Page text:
How an undergraduate math exam in the US looks like?

BBW - Yep that sounds about right on the plug and chug in section A (incidentally where I am hoping to gain most of my marks ;) ).

Basic exam technique: eat all the low-lying fruit first (as fast as you can). Then strain one's neck for the higher-placed fruit, secure in the knowledge that at least one has passed and now it's an issue of getting the best score possible.
 
Yeah I think that's what I will do. Get the easier questions done and then try aiming for a First after that.
 
My exams at King's (and Birkbeck) were also 2 hours, with six questions, each with two parts. But you only had to answer any four to get full marks, and just getting three completely correct got 75% of the marks, which was an A grade (As starting at 70%). For each question, the first part would be easy and the second one tricky. That's why I'm asking about the grading scheme.

@bigbadwolf : the grading scheme is following a bell curve system, so it's different from course to course, and students do not allow to know about the bell curve at all, for this calculus course here, my guess is that 90% for an A is reasonable, 70%-80% should be B. Most of my friends here always complained that exam paper here are too long, and some of them went for exchange program in Europe or US, and they said that exam papers there allow generous amount of time, and it does not make you feel like participating in a writing marathon.
 
@bigbadwolf : the grading scheme is following a bell curve system, so it's different from course to course, and students do not allow to know about the bell curve at all, for this calculus course here, my guess is that 90% for an A is reasonable, 70%-80% should be B. Most of my friends here always complained that exam paper here are too long, and some of them went for exchange program in Europe or US, and they said that exam papers there allow generous amount of time, and it does not make you feel like participating in a writing marathon.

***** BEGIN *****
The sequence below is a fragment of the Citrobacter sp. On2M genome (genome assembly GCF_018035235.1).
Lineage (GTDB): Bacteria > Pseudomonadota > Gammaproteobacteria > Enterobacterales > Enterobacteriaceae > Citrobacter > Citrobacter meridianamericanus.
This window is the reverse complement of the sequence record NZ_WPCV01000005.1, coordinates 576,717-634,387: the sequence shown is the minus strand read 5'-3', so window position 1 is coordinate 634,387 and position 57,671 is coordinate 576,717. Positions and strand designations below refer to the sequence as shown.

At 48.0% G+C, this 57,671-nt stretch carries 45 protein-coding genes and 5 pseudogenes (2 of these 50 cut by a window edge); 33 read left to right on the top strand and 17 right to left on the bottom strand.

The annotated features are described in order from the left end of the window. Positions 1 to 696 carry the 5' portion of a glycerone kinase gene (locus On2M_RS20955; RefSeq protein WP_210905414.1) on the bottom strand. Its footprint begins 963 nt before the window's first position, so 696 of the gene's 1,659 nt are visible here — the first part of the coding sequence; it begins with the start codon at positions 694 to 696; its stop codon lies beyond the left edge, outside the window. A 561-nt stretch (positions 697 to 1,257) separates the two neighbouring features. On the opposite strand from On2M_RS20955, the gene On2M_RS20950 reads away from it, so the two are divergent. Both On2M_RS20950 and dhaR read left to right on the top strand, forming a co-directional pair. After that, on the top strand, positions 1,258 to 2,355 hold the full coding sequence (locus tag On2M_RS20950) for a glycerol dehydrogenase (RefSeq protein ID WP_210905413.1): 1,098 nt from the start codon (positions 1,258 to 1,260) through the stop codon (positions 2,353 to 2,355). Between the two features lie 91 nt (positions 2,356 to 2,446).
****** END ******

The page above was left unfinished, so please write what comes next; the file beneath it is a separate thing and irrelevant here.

I loathe grading curves: it changes the exam from testing subject mastery into a competition among students themselves. In addition, there may be a grading curve -- but due to an incompetent teacher nothing much may have been taught. The grading curve disguises this. I much prefer a more standardised exam where there are explicit criteria on what constitutes the different levels of mastery.

Historically the Cambridge Tripos -- perhaps the most difficult exam in the world -- was a competition among the students, but no-one ever pretended otherwise. I'm glancing at Littlewood's Miscellany (p.45): In one year the full marks (from 18 3-hour papers) were 33,541. The Senior Wrangler got 16,368, the second 13,188, the last Wrangler (still a 1st class) 3123, and the Wooden Spoon (roughly a 3rd class) 247. If you can, get hold of a copy of Andrew Warwick's utterly riveting Masters of Theory, which looks at the math exam culture at Cambridge: how it developed, and how it affected the world of mathematics and physics.
 
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